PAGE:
• Q&A – 1:45:05  Using RePORT to Understand Who and What NIH Funds Where do I find biomedical and life science initiatives that are of interest to me? Which NIH Institution(s) are a potential fit with my proposal? Are there small business entities that have similar research interest to my company? This session will provide the resources and tools to address these concerns. NIH advertises availability of grant support through funding opportunity announcements (FOAs). The FOA portion of this session will present tips, key information, types, and examples. NIH makes an abundance of grant and funding data – including analyses of who and what we fund available to the public through a resource called RePORT. Learn how to use this resource to find information to help target your grant application, find key NIH staff and grantee contacts, and more. Budget Building Blocks for Investigators There is much for an investigator and project administrator to consider when developing a budget for a grant application, such as what can be requested, how is the budget calculated, and is the request appropriate. NIH Program and Grants Management Officers will guide you on finding the answers to these questions by providing valuable information for preparing a proper grant budget. Intellectual Property: Understanding Requirements, Rights, and Recipient Responsibilities NIH-funded research can result in valuable inventions, patents, copyrights, data, and other resources. NIH experts will educate participants and assist in their understandings of these resources as they relate to NIH research funding and to advance research in your field for benefits to the public and public health throughout the world. Research Involving Animals: OLAW Are you considering using live vertebrate animals in your research? Are you aware that the policies and regulations regarding research animals are different than those involving human subjects? This session provides information on the requirements for using animals, appropriate completion of the Vertebrate Animals Section of the grant application, the functions of an Institutional Animal Care and Use Committee, details on the various Assurance documents, and the consequences of what happens when animal activities become non-compliant. An Overview of NIH Policies on Human Subjects Research This session introduces you to the NIH policies that apply to research involving human subjects. Topics covered include: an introduction to related policies, determining whether your research involving human subjects meets the NIH definition of a clinical trial, considerations for applying, and resources. Including Diverse Populations in NIH-funded Clinical Research This session provides an overview of NIH policies and procedures regarding the inclusion of women, minorities, and individuals across the lifespan. The session will include tips and interactive case studies to help NIH applicants write successful inclusion plans. Fundamentals of the NIH Grant Process and Need to Know Resources Every successful journey starts with a good foundation. If you are new to working with NIH, this video will answer key questions. Where do I start? Where’s the funding? Where do I turn when I need help or advice? What opportunities are available and how can I find them? What’s the application process and how long does it take? We will walk you through the grants process and give you an overview of key resources and websites you will need to be successful. ASSIST: Eight Steps to Submitting an NIH Grant Application Learn how to use NIH’s web-based Application Submission System and Interface for Submission Tracking (ASSIST) to access application forms, complete required fields and attachments, and submit your grant application to NIH. Steps:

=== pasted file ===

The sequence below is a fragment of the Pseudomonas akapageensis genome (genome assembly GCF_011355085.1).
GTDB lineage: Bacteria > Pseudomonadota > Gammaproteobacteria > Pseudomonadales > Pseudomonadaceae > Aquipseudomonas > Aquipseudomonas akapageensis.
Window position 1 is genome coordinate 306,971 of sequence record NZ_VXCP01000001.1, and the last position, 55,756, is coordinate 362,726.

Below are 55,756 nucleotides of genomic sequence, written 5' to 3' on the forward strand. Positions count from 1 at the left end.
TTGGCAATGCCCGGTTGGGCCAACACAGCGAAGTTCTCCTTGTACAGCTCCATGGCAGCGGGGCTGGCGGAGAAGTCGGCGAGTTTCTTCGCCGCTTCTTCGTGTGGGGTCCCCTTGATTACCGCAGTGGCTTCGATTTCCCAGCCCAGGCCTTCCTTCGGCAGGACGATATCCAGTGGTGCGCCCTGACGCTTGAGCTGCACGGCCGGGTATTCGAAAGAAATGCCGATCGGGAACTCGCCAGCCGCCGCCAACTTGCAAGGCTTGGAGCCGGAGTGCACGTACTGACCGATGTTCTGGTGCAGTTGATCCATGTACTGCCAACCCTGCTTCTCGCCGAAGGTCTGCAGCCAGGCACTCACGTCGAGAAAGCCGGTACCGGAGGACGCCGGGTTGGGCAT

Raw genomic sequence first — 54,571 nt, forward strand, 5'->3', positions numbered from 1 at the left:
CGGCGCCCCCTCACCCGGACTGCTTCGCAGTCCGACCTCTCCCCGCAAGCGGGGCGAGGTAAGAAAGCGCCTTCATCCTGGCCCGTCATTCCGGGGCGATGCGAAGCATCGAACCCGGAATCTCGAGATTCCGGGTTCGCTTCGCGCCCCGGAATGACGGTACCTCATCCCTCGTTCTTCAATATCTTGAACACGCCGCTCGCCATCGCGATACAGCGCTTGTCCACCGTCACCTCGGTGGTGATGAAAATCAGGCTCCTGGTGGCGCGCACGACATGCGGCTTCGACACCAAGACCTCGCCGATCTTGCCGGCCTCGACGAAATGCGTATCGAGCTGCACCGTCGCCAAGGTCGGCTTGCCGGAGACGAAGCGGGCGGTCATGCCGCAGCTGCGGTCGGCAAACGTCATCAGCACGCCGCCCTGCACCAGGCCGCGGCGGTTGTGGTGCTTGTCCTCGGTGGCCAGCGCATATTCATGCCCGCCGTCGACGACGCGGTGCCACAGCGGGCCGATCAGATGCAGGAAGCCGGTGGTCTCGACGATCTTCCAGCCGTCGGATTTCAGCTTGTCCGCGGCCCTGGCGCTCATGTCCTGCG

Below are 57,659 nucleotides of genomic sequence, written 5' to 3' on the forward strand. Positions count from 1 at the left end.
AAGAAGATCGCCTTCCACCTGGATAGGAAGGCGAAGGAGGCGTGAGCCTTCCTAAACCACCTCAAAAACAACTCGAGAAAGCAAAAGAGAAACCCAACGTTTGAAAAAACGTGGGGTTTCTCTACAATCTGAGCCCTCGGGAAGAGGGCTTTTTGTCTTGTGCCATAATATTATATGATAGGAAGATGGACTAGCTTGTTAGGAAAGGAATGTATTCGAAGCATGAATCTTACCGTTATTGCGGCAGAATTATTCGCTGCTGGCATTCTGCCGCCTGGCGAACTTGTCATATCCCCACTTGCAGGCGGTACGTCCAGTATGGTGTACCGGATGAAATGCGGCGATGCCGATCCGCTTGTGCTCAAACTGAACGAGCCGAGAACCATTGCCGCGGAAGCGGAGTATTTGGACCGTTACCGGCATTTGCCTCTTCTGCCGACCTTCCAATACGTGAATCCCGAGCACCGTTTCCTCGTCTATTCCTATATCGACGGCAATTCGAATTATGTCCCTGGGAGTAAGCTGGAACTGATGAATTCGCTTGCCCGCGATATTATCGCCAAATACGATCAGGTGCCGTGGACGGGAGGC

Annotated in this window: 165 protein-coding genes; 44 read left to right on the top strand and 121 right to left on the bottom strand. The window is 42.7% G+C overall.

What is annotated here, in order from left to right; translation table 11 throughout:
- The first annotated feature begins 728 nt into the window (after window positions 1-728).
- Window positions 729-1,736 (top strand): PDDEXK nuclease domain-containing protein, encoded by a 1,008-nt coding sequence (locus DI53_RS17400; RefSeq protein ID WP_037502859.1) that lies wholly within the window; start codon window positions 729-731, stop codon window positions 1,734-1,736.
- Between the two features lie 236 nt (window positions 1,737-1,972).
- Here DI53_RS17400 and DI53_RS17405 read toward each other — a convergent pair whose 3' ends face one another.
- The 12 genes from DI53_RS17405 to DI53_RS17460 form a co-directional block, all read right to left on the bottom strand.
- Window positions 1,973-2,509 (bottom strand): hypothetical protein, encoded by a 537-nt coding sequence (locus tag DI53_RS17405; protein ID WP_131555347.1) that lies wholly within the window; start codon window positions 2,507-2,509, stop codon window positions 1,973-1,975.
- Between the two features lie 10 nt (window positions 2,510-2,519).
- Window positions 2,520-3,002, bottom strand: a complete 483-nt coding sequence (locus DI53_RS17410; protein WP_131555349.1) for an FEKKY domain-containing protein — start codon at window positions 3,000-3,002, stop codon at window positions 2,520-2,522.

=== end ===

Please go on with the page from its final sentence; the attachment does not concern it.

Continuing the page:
1. Find an opportunity
  2. Make a submission plan
  3. Initiate your application
  4. Provide application access to team members
  5. Enter application data
  6. Finalize your application
  7. Submit
  8. Track application status